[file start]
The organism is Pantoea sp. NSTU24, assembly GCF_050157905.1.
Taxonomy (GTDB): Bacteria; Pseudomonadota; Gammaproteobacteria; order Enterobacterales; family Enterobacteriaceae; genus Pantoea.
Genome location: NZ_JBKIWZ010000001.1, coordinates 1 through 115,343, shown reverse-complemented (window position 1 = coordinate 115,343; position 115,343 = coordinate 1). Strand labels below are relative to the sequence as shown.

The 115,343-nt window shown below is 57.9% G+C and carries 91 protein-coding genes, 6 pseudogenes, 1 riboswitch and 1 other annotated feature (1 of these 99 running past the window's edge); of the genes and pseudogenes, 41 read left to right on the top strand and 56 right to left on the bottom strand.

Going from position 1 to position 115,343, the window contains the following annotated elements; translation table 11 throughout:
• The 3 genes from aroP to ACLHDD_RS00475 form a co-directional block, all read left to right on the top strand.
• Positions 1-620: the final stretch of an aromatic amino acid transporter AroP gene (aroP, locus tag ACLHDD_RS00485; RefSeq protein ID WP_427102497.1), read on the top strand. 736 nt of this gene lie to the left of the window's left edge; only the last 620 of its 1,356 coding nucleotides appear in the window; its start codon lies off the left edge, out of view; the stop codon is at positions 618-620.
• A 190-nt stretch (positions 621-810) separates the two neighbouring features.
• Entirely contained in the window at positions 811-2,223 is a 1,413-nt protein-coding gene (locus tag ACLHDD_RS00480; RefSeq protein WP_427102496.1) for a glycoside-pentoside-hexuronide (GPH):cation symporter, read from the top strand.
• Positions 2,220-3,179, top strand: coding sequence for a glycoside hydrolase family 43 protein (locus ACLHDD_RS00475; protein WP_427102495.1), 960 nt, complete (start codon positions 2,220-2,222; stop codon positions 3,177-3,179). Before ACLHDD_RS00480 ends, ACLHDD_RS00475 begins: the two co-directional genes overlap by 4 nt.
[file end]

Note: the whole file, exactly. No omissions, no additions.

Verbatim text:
The organism is Pantoea sp. NSTU24, assembly GCF_050157905.1.
Taxonomy (GTDB): Bacteria; Pseudomonadota; Gammaproteobacteria; order Enterobacterales; family Enterobacteriaceae; genus Pantoea.
Genome location: NZ_JBKIWZ010000001.1, coordinates 1 through 115,343, shown reverse-complemented (window position 1 = coordinate 115,343; position 115,343 = coordinate 1). Strand labels below are relative to the sequence as shown.

The 115,343-nt window shown below is 57.9% G+C and carries 91 protein-coding genes, 6 pseudogenes, 1 riboswitch and 1 other annotated feature (1 of these 99 running past the window's edge); of the genes and pseudogenes, 41 read left to right on the top strand and 56 right to left on the bottom strand.

Going from position 1 to position 115,343, the window contains the following annotated elements; translation table 11 throughout:
• The 3 genes from aroP to ACLHDD_RS00475 form a co-directional block, all read left to right on the top strand.
• Positions 1-620: the final stretch of an aromatic amino acid transporter AroP gene (aroP, locus tag ACLHDD_RS00485; RefSeq protein ID WP_427102497.1), read on the top strand. 736 nt of this gene lie to the left of the window's left edge; only the last 620 of its 1,356 coding nucleotides appear in the window; its start codon lies off the left edge, out of view; the stop codon is at positions 618-620.
• A 190-nt stretch (positions 621-810) separates the two neighbouring features.
• Entirely contained in the window at positions 811-2,223 is a 1,413-nt protein-coding gene (locus tag ACLHDD_RS00480; RefSeq protein WP_427102496.1) for a glycoside-pentoside-hexuronide (GPH):cation symporter, read from the top strand.
• Positions 2,220-3,179, top strand: coding sequence for a glycoside hydrolase family 43 protein (locus ACLHDD_RS00475; protein WP_427102495.1), 960 nt, complete (start codon positions 2,220-2,222; stop codon positions 3,177-3,179). Before ACLHDD_RS00480 ends, ACLHDD_RS00475 begins: the two co-directional genes overlap by 4 nt.